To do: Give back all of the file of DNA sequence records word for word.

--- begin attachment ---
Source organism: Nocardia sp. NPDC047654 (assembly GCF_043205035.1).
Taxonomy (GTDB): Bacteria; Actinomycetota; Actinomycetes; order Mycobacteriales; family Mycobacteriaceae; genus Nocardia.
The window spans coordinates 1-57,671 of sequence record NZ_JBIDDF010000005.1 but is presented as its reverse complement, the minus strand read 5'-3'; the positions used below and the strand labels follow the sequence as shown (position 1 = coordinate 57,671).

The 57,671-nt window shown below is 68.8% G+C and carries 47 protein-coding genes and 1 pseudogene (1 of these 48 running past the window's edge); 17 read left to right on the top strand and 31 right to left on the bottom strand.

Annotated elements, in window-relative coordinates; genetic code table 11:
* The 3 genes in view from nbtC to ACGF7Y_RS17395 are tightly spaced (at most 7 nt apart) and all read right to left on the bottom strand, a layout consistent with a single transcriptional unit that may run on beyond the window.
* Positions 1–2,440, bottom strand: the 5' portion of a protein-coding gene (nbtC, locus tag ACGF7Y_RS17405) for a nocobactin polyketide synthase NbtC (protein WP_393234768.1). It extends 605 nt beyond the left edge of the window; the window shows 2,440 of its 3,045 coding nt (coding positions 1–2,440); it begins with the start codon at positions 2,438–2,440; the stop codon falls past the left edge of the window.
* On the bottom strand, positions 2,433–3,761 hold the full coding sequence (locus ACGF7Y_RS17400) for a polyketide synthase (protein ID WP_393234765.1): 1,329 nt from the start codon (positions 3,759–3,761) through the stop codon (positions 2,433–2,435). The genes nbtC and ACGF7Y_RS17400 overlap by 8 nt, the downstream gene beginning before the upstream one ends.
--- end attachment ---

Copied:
Source organism: Nocardia sp. NPDC047654 (assembly GCF_043205035.1).
Taxonomy (GTDB): Bacteria; Actinomycetota; Actinomycetes; order Mycobacteriales; family Mycobacteriaceae; genus Nocardia.
The window spans coordinates 1-57,671 of sequence record NZ_JBIDDF010000005.1 but is presented as its reverse complement, the minus strand read 5'-3'; the positions used below and the strand labels follow the sequence as shown (position 1 = coordinate 57,671).

The 57,671-nt window shown below is 68.8% G+C and carries 47 protein-coding genes and 1 pseudogene (1 of these 48 running past the window's edge); 17 read left to right on the top strand and 31 right to left on the bottom strand.

Annotated elements, in window-relative coordinates; genetic code table 11:
* The 3 genes in view from nbtC to ACGF7Y_RS17395 are tightly spaced (at most 7 nt apart) and all read right to left on the bottom strand, a layout consistent with a single transcriptional unit that may run on beyond the window.
* Positions 1–2,440, bottom strand: the 5' portion of a protein-coding gene (nbtC, locus tag ACGF7Y_RS17405) for a nocobactin polyketide synthase NbtC (protein WP_393234768.1). It extends 605 nt beyond the left edge of the window; the window shows 2,440 of its 3,045 coding nt (coding positions 1–2,440); it begins with the start codon at positions 2,438–2,440; the stop codon falls past the left edge of the window.
* On the bottom strand, positions 2,433–3,761 hold the full coding sequence (locus ACGF7Y_RS17400) for a polyketide synthase (protein ID WP_393234765.1): 1,329 nt from the start codon (positions 3,759–3,761) through the stop codon (positions 2,433–2,435). The genes nbtC and ACGF7Y_RS17400 overlap by 8 nt, the downstream gene beginning before the upstream one ends.